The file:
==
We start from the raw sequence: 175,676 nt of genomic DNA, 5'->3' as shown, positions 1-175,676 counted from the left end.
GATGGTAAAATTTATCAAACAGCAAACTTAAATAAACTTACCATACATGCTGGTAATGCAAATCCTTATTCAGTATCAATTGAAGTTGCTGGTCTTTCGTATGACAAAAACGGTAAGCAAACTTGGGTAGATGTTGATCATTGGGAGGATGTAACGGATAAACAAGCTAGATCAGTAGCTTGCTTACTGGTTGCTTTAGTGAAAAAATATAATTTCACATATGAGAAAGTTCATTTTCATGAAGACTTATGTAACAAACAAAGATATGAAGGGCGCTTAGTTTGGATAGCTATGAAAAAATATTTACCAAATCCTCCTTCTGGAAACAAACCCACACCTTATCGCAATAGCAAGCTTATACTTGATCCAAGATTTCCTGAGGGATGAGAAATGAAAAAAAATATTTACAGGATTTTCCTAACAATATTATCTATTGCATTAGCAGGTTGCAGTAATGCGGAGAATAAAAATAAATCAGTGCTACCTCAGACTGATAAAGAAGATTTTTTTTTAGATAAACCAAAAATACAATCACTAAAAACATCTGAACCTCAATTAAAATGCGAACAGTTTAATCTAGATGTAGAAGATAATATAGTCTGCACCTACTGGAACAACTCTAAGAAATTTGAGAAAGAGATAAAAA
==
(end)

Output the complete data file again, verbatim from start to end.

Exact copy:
We start from the raw sequence: 175,676 nt of genomic DNA, 5'->3' as shown, positions 1-175,676 counted from the left end.
GATGGTAAAATTTATCAAACAGCAAACTTAAATAAACTTACCATACATGCTGGTAATGCAAATCCTTATTCAGTATCAATTGAAGTTGCTGGTCTTTCGTATGACAAAAACGGTAAGCAAACTTGGGTAGATGTTGATCATTGGGAGGATGTAACGGATAAACAAGCTAGATCAGTAGCTTGCTTACTGGTTGCTTTAGTGAAAAAATATAATTTCACATATGAGAAAGTTCATTTTCATGAAGACTTATGTAACAAACAAAGATATGAAGGGCGCTTAGTTTGGATAGCTATGAAAAAATATTTACCAAATCCTCCTTCTGGAAACAAACCCACACCTTATCGCAATAGCAAGCTTATACTTGATCCAAGATTTCCTGAGGGATGAGAAATGAAAAAAAATATTTACAGGATTTTCCTAACAATATTATCTATTGCATTAGCAGGTTGCAGTAATGCGGAGAATAAAAATAAATCAGTGCTACCTCAGACTGATAAAGAAGATTTTTTTTTAGATAAACCAAAAATACAATCACTAAAAACATCTGAACCTCAATTAAAATGCGAACAGTTTAATCTAGATGTAGAAGATAATATAGTCTGCACCTACTGGAACAACTCTAAGAAATTTGAGAAAGAGATAAAAA